I am filled with admiration for people like Joni Sternbach, who not only take a large format camera into the field but because she is using a wet-plate collodion process the photographic plates must be prepared and developed on location too.
The project that I’m most familiar with is – Surfland. It’s a project that was started ten years ago and has taken her to local surf spots on both coasts of the US, to Hawaii, Uruguay, Australia, France and England. It is a fascinating exploration of surf culture across the globe and well worth a deeper look.
Check out the Surfland project on Sternbach’s website here. There are also a couple of books associated with the project that can be found on her website here or from amazon.
The image above was the first painting that I can really remember having paid any attention to. It was a figure in an encyclopedia of steam engines that I had when I was much younger and I didn’t get it at all. It took me a long time to realize that what I was looking at was a steam engine, a Great Western train crossing a viaduct, even though there was accompanying text that described the image. I didn’t get it at all. It didn’t look like a steam engine, a train or anything that I’d ever seen for that matter. That of course was the point. It wasn’t supposed to look like something it was an attempt to capture a mood, a sensation, a feeling. Looking at ‘Steam, Speed, Rain’ now I would say that Turner nailed it perfectly. At the time Turner made this painting in 1844 he would have been around 69, his position in the art community firmly established he was well positioned to push the boundaries of what was accepted as the norm. I suspect that many of the people at the time didn’t appreciate what he was trying to achieve and ridiculed him for his efforts. Even so, he pursued the development of this style of removing precise forms from his work leaving color and light to give a sense of the mood he was trying to evoke for the last two decades of his career.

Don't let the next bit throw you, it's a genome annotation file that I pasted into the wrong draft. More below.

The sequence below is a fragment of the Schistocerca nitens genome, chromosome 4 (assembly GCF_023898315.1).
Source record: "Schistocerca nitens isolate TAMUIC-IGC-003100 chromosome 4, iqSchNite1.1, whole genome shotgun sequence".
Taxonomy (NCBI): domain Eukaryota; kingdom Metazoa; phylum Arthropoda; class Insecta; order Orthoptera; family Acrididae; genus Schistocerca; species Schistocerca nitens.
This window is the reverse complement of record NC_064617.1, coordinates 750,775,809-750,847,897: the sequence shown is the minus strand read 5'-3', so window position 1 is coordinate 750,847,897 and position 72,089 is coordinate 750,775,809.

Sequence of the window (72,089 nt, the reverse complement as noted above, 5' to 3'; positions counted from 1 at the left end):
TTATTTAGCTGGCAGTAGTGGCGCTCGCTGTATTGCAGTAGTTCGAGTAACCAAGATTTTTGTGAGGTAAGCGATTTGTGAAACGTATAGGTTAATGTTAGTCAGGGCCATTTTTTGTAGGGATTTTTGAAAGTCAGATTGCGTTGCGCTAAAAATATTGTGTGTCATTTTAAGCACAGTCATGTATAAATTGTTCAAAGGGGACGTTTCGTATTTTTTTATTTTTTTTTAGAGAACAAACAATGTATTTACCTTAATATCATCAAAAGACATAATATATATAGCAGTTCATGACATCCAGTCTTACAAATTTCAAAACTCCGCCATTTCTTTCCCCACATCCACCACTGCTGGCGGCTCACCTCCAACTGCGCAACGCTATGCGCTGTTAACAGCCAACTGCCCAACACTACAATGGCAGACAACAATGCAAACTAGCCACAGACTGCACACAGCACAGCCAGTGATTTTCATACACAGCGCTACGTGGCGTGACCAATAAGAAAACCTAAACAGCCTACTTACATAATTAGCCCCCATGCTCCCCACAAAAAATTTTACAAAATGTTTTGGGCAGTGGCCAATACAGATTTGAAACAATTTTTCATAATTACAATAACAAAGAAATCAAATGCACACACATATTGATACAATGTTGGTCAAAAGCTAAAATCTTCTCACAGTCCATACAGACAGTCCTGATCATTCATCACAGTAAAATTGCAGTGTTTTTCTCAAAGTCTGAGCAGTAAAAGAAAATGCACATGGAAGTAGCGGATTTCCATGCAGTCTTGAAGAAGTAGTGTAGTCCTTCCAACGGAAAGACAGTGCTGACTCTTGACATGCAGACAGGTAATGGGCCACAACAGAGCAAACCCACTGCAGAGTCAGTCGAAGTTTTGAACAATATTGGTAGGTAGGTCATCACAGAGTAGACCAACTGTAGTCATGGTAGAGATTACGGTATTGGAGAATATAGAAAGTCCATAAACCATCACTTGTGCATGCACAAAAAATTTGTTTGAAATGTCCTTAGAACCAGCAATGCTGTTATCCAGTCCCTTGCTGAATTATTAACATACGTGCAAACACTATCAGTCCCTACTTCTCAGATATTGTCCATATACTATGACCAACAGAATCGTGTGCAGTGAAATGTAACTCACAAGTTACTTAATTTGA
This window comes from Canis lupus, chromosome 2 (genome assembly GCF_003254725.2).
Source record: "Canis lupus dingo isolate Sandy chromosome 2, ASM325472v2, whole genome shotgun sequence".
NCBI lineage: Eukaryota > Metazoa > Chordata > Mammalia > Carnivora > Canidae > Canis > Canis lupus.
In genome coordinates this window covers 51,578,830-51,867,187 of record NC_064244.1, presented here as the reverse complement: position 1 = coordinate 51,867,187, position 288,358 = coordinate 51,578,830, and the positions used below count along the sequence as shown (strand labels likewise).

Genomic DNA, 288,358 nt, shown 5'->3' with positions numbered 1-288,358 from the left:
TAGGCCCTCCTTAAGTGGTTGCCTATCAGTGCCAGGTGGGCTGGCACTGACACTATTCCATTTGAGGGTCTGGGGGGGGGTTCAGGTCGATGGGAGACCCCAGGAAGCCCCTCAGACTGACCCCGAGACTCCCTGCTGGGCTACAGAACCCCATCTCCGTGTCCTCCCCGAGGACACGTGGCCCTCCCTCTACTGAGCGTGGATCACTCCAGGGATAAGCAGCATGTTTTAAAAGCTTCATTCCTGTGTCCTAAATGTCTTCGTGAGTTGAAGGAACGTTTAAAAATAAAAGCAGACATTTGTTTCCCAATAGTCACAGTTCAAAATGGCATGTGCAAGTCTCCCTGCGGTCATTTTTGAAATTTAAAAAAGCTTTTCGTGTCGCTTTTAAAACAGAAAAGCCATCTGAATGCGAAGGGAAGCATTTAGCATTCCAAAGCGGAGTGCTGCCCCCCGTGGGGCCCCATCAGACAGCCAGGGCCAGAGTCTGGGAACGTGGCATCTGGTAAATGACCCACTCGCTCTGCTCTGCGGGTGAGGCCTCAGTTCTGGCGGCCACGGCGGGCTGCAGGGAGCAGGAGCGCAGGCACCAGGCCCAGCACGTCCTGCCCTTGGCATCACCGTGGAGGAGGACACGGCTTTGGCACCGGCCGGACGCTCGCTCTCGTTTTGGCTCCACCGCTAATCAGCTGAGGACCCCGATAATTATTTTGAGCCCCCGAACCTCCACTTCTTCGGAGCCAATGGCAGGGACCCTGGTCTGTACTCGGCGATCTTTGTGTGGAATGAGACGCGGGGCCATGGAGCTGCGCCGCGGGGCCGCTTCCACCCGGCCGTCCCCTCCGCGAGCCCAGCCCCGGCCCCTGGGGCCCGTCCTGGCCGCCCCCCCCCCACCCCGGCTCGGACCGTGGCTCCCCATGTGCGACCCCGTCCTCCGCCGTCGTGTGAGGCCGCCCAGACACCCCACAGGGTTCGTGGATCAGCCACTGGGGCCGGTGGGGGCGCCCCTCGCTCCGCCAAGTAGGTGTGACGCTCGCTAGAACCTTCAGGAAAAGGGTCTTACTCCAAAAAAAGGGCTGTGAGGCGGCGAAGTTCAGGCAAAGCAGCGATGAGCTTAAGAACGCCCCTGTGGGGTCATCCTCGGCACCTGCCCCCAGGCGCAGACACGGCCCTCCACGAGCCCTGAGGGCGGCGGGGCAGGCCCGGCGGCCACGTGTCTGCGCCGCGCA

Turner was one of the first artists to ensure that his work would be preserved following his death and so there is a rich archive of material from sketchbooks to watercolors and oils to study. I doubt how he got from the work that got him elected to the Royal Academy at the ripe old age of 26 to that of his later years will be clear from a study of the 40,000 or so works that he left behind.
Also there is a film ‘Mr Turner‘ due to be released later in the year that stars Timothy Spall who won the best actor award at the 2014 Cannes film festival for his depiction of Turner. Check out the trailer below:
Jerry Uelsmann is well known for his masterful photo-composites that are achieved in the traditional darkroom. While it is true that this kind of composite can now readily be created with the help of Photoshop, for me, few are able to create the kind of surreal masterpieces that Jerry has been able to produce over the years.
I plan to visit the exhibition of Jerry’s work ‘The Mind’s Eye: 50 Years of Photography by Jerry Uelsmann’ at the Peabody Essex Museum in the coming weeks. Check it out on-line here and read the Boston Globe review here.
Listen to Jerry talk about his photographic process in the video below: